News Article

Mazda: Defining Trends Toward Commercial Success

By Andrea Villar | Thu, 03/25/2021 - 13:21

You can watch the video of this presentation here.

The pandemic forced the automotive sector to redefine how brands do business. Mazda was one of the companies in the industry that showed how to deal with a crisis, while still putting the customer at the center of its corporate strategy. “In the last 12 months, consumer trends have changed for the better. The world is experiencing a renaissance that brings great opportunities. Even though there is still a long way to go, we have all rethought personal, health, financial and work goals and, above all, our spiritual needs,” said Miguel Barbeyto, President of Mazda, during his presentation at Mexico Automotive Summit 2021 on Thursday, Mar. 25. 

Most people, Barbeyto added, have new and more real values. “Living for the material has become a negative trait. Today we need to communicate in different ways; people want to socialize again. What I miss most is not going to the office but socializing and talking to people,” he said.  

Among the new habits that are here to stay, Mazda's CEO said that remote and co-working schemes will become part of people's daily lives. “We had to realize the hard way that what we were used to doing before the pandemic was no good at all.” Distance education will suffer the same fate, Barbeyto added. “Education will no longer be the way it was. Even if we go back to a face-to-face format, there will be people who prefer to continue learning at a distance and we have to adapt.”

After more than a year with no concerts and not being able to experience going to the cinema as before, Barbeyto said people have taken refuge in outdoor activities. "More and more people are exercising outdoors. We are not used to being locked up." However, this situation has been an opportunity for companies to rethink the way they do business. “All companies have had to develop new strategies to better meet the needs of consumers in the city.”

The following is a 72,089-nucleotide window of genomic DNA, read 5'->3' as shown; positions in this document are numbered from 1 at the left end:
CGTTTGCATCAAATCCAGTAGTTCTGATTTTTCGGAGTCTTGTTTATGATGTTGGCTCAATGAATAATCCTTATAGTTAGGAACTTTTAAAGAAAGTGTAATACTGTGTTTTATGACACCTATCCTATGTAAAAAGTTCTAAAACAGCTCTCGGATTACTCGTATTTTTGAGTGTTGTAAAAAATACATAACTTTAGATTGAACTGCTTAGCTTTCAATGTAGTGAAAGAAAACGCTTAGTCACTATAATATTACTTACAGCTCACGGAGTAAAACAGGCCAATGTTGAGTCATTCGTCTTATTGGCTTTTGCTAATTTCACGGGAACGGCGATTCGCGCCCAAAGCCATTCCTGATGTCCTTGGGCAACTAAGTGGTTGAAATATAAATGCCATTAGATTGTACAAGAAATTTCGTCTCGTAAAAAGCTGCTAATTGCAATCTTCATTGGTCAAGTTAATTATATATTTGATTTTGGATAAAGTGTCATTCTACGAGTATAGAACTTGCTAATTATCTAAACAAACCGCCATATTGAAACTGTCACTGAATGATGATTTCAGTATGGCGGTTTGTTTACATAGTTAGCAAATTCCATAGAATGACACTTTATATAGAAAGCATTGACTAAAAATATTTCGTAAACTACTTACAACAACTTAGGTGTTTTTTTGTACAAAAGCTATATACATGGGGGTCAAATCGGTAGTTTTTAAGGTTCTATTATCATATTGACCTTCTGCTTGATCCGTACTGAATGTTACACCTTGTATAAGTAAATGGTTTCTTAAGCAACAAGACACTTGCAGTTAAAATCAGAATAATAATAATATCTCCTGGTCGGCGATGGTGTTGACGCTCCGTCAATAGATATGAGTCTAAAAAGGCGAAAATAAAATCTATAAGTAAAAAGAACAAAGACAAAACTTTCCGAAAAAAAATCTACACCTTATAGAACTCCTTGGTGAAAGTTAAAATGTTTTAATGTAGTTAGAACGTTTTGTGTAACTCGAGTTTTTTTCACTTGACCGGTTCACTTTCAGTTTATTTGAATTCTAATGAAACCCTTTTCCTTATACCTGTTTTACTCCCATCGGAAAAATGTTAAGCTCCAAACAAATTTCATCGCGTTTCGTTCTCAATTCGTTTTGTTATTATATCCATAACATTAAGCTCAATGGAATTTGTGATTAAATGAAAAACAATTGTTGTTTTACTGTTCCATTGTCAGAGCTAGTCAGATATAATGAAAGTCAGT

All these changes, although they may not seem like it, directly affect Mazda, Barbeyto said. “We do not see our competition as just the OEMs but any other business or sector, whether it is a school, a restaurant or an entertainment venue. At the end of the day, the consumer is adopting new ways of consuming and we have more competition because they only have one salary to cover all their needs, whether basic or recreational. We have to know how to differentiate ourselves.” 

For Mazda, one of the biggest challenges at the start of the pandemic was understanding what distributors, Mazda Corporation, employees and customers wanted. “Achieving a perfect balance between these players was tremendously challenging but also rewarding,” Barbeyto said in an interview with MBN back in February. Today, the brand is clear that immediacy, customer service and logistics are key to standing out in an increasingly competed and digitized market. “Now, more than ever, in a digital world, the certainty that we give to customers is fundamental. We have to give them the confidence that what they are buying will arrive on time and in good quality. Sometimes, we create strategies thinking about what the company wants. But no, everything has to be linked to what the client is looking for,” Barbeyto pointed out.

This strategy, coupled with the brand's charm, allowed Mazda to close 2020 with a market share of 4.9 percent. "We want to close 2021 with the same percentage. We do not want to focus on winning new customers but to keep the ones we have," Barbeyto said. Among the opportunities and trends, the brand sees sustainability and automation. Currently, at Mazda's Salamanca plant, 40 percent of the processes are automated. However, Barbeyto is confident that the human touch cannot be replaced. “When the vehicle is finished, female workers check that the product is in perfect quality conditions. That cannot be done by a machine, yet.”

In terms of recovery, there is still a long way to go, says Barbeyto. “Recovery will be rather slow. We are forecasting that it will take us until 2024 to reach the industry levels of 2019. There is no macroeconomic indicator that suggests otherwise. There are activities like production and exports that are responding much better. To boost recovery, the economic base would have to be much stronger. There should be more support for entrepreneurs and SMEs,” he told MBN. 

Andrea Villar Andrea Villar Journalist and Industry Analyst